Open Access Liposome-Encapsulated Oxymorphone Hydrochloride Provides Prolonged Relief of Postsurgical Visceral Pain in Rats

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Abstract:

Adequate pain control is necessary for optimal postsurgical recovery and humane treatment of laboratory and companion animals. Opioid drugs are currently the most potent analgesic agents available in human and veterinary medicine. Long-acting formulations of opioid drugs confer several important advantages over standard pharmaceutical preparations, especially for use in animals. A long-acting formulation of oxymorphone hydrochloride was produced by encapsulation into liposomes. Liposome-encapsulated (LE) oxymorphone was tested in a rat model of visceral postoperative pain. Rats were given one subcutaneous injection of LE oxymorphone (1.2 or 1.6 mg/kg of body weight) or standard oxymorphone (0.3 mg/kg) at the time of intestinal transection or resection. A single administration of LE oxymorphone hydrochloride was as effective for relief of postoperative pain in rats (P = 0.18), as were multiple (q4 h or q8 h) injections of 0.3 mg/kg of the standard pharmaceutical preparation. The rats given LE oxymorphone prior to intestinal resection also had significantly higher body weight at three and seven days after surgery than did rats that were given standard oxymorphone. In conclusion, LE oxymorphone was effective in treating visceral pain associated with intestinal surgery in rats. On the basis of body weight gain, rats treated with LE oxymorphone had improved recovery outcome, compared with rats treated with repeated injections of standard oxymorphone.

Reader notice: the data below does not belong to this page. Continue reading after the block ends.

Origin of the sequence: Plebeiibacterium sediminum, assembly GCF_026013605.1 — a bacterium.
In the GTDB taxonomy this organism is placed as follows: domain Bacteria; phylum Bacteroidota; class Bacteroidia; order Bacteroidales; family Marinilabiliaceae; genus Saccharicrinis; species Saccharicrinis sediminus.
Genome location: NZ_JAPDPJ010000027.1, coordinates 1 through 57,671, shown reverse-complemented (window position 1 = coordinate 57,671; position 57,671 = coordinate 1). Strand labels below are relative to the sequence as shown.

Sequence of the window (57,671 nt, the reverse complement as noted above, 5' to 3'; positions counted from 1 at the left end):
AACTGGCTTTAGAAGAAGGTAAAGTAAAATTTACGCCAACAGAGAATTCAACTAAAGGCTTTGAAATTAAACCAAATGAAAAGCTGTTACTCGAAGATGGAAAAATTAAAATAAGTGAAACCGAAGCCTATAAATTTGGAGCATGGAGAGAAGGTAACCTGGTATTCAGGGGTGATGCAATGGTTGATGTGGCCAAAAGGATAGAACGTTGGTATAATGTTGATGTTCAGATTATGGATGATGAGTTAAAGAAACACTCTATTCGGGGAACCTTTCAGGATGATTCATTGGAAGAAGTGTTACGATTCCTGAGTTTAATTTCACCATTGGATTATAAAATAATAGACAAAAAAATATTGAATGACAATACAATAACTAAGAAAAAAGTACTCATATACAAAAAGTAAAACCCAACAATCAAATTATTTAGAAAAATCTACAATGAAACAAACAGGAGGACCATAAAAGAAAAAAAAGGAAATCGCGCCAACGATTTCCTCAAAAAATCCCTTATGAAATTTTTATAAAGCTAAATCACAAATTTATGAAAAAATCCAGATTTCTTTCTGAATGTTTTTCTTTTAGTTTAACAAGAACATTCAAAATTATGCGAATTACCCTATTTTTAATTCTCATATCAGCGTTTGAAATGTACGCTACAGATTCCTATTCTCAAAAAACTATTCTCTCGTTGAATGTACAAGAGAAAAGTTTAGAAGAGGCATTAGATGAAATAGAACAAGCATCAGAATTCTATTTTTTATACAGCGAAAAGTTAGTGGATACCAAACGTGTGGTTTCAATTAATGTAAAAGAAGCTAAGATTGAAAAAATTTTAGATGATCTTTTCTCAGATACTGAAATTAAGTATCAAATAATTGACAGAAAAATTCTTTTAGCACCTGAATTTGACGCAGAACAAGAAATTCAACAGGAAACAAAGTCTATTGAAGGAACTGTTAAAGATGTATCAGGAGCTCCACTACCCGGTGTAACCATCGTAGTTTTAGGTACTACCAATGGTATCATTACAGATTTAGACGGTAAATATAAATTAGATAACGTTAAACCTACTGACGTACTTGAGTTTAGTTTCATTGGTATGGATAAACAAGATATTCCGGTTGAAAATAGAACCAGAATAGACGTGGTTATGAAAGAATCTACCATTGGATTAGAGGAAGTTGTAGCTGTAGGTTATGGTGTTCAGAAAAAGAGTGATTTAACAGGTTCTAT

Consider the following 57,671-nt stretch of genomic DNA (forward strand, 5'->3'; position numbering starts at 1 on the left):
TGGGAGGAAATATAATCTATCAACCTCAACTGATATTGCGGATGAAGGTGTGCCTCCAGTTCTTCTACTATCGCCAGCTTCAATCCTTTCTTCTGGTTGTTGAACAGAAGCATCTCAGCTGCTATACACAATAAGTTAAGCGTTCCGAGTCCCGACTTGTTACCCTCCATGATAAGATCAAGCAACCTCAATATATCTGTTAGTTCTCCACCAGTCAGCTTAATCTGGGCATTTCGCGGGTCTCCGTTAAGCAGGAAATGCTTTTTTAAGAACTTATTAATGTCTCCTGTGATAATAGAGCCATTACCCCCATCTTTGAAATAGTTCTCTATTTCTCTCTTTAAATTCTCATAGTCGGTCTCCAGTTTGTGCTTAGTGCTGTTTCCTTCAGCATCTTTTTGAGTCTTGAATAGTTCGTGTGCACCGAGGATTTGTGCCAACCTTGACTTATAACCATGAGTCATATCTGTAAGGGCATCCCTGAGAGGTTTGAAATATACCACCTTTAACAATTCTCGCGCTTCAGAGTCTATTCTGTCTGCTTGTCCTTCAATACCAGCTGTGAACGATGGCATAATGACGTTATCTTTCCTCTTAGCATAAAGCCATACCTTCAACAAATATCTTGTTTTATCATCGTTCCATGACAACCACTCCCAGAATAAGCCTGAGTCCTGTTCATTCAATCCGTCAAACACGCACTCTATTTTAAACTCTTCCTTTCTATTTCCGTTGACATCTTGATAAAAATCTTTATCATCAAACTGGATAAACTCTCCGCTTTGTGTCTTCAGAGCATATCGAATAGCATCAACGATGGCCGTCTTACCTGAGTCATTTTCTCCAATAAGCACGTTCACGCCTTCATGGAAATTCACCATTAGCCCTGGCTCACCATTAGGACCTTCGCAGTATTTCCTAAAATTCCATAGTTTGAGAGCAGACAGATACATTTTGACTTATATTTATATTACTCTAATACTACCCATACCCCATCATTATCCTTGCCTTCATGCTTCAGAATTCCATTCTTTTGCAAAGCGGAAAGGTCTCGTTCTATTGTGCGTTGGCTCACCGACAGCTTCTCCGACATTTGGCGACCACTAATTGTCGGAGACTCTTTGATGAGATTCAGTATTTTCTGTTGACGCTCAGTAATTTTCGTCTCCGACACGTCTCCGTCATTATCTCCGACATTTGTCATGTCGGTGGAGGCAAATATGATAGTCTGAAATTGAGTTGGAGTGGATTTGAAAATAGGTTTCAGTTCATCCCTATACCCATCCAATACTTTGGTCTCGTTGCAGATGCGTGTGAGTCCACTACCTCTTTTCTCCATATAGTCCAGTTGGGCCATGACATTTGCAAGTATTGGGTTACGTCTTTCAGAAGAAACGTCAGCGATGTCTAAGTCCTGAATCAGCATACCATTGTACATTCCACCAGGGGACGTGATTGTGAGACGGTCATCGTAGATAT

Document Type: Research Article

Affiliations: 1: Research Animal Resource Center, University of Wisconsin-Madison, 1710 University Ave. Madison, Wisconsin 53705-4098 2: School of Veterinary Medicine, University of Wisconsin-Madison, 1710 University Ave. Madison, Wisconsin 53705-4098 3: Laboratory Animal Services, 414 E. Clark St., Lee Medical Bldg., University of South Dakota, Vermillion South Dakota 57069 4: School of Pharmacy, University of Wisconsin-Madison, 1710 University Ave. Madison, Wisconsin 53705-4098 5: Department of Nutritional Sciences, University of Wisconsin-Madison, 1710 University Ave. Madison, Wisconsin 53705-4098

Publication date: June 1, 2003

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  • Comparative Medicine (CM), an international journal of comparative and experimental medicine, is the leading English-language publication in the field and is ranked by the Science Citation Index in the upper third of all scientific journals. The mission of CM is to disseminate high-quality, peer-reviewed information that expands biomedical knowledge and promotes human and animal health through the study of laboratory animal disease, animal models of disease, and basic biologic mechanisms related to disease in people and animals.

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